Divorce can be a one-way ticket down the road to financial instability for many women, especially for those who are middle class or low-income.
It can mean a loss of work hours, more time (and expense) devoted to childcare and a cold slap in the face when it comes to finding a job or finishing an education.
While working-class women tend to be hit harder, not having a job, money or credit of their own is a challenge that can affect women of all socioeconomic brackets, said Bruce McClary, spokesman at the National Foundation for Credit Counseling. "In a lot of situations you have that career interrupted... It can be very messy in that situation because they have to start right from scratch."
This was the situation Michelle Bornemann found herself in when she and her husband began divorce proceedings more than four years ago. The Long Island, New York resident, who has two children, had worked for a title insurance company before they were born but has been largely out of the work force since.
"I have nothing to show for a resume," she said. "The place I worked for 18 years ago is long gone."
Now, Bornemann earns $12.50 an hour as a special-ed teacher's aide. "I'm paying the bills week by week because I don't have extra money in the account," she said. Her hours fluctuate depending on when school is in session, with holidays and snow days putting a dent in her earnings.
Money she can't afford on home repairs is adding up. "I'm not able to fix anything in the house or update anything," she said. "There's a leak coming through the ceiling in one of the bathrooms [and] there's a sinkhole in the yard that fell through." Bornemann had to declare bankruptcy, which means she can't even get credit cards to serve as a buffer when her income falls.
"There are big losses in income across the income distribution for both higher- and lower-income women," said Laura Tach, an assistant professor of policy analysis and management at Cornell University. Mothers who have custody of children can see 30 to 40 percent of their income vanish, and their earnings are often unstable, since childcare or other caregiving demands can pull them out of the work force.
"Also, just having a single income doesn't help buffer some of those financial shocks," Tach pointed out. "It's much more difficult to balance that out."
Paid time off
A 2012 Urban Institute study found that only 43 percent of employed, working-class parents in a focus group got paid time off — including sick time — from their employer, 60 percent worked nonstandard hours and nearly a quarter had to work nights. For a newly single mother trying to reestablish herself in today's labor market, these barriers can be challenging.
Even for women higher up the socioeconomic spectrum, reentering the labor force can take months. "I really do like the idea of the whole stay-at-home-mom experience but as far as practicality, I have been advocating for women to keep their foot in there in some way, shape or form," said Lisa Sotir, a Miami resident and mother of one who struggled to find work in her former field after she and her husband separated in 2010.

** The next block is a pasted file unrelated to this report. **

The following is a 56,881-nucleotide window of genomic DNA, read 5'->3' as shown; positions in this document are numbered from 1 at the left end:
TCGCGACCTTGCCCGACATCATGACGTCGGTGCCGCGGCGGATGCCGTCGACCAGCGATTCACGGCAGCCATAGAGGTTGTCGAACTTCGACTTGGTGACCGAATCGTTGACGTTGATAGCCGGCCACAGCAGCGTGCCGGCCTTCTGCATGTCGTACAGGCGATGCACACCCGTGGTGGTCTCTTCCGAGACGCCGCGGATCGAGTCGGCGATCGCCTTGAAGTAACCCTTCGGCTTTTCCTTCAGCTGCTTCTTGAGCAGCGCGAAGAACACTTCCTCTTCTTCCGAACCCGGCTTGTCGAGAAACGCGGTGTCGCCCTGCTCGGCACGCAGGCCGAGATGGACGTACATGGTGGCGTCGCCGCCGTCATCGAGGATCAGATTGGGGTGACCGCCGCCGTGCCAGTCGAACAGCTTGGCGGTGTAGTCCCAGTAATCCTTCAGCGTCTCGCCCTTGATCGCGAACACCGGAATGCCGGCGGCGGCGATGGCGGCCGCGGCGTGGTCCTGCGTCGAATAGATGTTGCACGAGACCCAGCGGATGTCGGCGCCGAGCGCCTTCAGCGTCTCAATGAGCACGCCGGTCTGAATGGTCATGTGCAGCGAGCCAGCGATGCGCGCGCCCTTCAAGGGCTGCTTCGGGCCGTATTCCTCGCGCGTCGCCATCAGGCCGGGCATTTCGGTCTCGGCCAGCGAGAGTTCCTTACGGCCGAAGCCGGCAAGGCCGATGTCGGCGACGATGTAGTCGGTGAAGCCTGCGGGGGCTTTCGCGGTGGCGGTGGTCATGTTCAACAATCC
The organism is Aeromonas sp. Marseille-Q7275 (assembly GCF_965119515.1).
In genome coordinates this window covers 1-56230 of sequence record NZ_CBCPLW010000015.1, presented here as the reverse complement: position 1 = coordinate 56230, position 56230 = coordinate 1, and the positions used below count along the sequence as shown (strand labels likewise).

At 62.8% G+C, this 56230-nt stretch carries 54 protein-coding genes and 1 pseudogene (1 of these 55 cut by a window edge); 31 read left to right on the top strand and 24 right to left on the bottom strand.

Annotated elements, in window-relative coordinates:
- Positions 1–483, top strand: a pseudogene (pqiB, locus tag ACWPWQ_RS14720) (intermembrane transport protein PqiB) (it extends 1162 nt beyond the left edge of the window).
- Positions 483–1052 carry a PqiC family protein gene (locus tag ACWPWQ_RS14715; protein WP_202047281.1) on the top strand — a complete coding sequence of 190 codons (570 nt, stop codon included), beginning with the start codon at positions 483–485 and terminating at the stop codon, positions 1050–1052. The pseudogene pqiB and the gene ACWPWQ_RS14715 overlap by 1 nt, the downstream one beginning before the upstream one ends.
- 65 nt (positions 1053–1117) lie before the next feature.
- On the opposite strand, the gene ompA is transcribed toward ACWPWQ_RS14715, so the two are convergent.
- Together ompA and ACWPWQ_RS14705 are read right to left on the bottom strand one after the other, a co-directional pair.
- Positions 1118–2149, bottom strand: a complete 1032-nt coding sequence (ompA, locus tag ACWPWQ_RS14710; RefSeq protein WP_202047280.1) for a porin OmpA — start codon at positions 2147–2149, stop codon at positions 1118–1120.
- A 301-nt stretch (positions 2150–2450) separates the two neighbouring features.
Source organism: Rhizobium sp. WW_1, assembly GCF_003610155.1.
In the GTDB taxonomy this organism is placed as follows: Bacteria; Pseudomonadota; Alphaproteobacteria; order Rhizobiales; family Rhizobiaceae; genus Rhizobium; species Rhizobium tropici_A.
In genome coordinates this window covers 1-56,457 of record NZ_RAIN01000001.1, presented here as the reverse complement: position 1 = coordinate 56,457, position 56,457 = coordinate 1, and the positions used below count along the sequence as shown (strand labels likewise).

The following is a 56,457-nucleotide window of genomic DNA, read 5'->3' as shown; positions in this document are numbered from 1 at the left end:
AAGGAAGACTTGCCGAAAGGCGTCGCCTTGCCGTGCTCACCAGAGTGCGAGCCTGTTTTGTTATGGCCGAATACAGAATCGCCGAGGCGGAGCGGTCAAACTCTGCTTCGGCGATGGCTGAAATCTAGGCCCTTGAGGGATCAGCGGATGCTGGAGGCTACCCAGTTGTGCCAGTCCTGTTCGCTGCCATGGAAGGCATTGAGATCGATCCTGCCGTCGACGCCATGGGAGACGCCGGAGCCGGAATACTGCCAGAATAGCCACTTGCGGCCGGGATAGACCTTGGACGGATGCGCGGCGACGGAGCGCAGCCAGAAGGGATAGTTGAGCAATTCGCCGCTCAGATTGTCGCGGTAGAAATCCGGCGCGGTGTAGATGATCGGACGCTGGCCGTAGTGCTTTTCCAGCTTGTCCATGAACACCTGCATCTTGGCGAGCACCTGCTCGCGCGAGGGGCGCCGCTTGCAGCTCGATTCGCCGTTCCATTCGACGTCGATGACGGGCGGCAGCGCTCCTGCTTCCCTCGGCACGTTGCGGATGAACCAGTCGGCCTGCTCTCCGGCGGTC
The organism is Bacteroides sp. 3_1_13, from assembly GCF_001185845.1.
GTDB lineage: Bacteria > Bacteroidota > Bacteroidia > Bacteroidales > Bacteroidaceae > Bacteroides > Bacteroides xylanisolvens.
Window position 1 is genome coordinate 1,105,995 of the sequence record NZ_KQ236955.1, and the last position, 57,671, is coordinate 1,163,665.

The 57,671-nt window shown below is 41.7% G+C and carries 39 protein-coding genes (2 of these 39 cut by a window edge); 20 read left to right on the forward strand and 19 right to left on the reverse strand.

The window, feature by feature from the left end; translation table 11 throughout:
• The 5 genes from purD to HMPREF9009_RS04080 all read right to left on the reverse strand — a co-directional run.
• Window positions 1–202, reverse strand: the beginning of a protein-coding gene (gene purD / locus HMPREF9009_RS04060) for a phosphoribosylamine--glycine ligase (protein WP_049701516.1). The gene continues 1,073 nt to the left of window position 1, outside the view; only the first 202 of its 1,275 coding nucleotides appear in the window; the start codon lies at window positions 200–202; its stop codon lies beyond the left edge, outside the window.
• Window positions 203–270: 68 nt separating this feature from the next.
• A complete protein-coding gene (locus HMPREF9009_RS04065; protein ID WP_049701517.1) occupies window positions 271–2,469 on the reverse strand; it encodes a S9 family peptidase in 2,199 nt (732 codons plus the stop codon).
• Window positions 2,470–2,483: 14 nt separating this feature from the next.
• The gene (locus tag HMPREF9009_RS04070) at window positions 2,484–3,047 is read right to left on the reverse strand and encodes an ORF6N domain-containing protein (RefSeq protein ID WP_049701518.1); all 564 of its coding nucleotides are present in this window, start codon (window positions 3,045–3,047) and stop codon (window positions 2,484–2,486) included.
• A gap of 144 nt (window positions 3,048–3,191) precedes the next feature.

"I had done a little bit of part-time marketing work for a nonprofit for a couple of years, but I for all intents and purposes had left the workforce," she said.
"I probably would have kept some things in my own name as a safety net," Sotir said. Instead, she had to depend financially on her estranged husband for nearly a year until she could find a job. "Tensions are high — money is a hot topic in a divorce anyway," she said.
"One of the top reasons for disagreements within a relationship is the subject of household finances," said McClary said. Money can be a hot button during divorce because of women's employment challenges, and maintaining two households — two rent or mortgage payments, two electric bills, and so on — costs more.
"Divorces are expensive," said Stephanie Coontz, director of research at the Council on Contemporary Families. "[For] both women and men, divorce can cause big decreases in income, and it takes a while to recover."
Some struggle for years to rejoin the middle class. For Lara Brooks, her 2010 divorce meant going from working as a teacher's aide while she finished earning her bachelor's degree to juggling two fast-food jobs and ultimately losing her home to foreclosure.
Mountain of defaulted debt
The Mississippi resident was seven months away from earning her degree in social sciences, but now she worries that with a mountain of defaulted student loan debt, she'll never be able to finish her education.
Education is one of the sharpest dividing lines when it comes to divorce, and can be another strike against women trying to rebuild their lives. According to University of Michigan economics and public policy professor Justin Wolfers, 17 percent of couples without college degrees divorced within seven years of marriage, compared to 11 percent of couples with college degrees.
Studies consistently have shown higher unemployment for people without college degrees. That means women without degrees — already more prone to divorce — have a harder time finding work after the fact.
"I have an associates degree and 7 months shy of my bachelor's but it means nothing without work history," Cox said in an online conversation. Her youngest son is five, and the only one of her five children who still lives at home with her. She said she hopes that once he starts kindergarten next year, she'll be able to pick up her job search.
"Making your career as a stay-at-home mom will get you nowhere if your husband decides he is done," she said.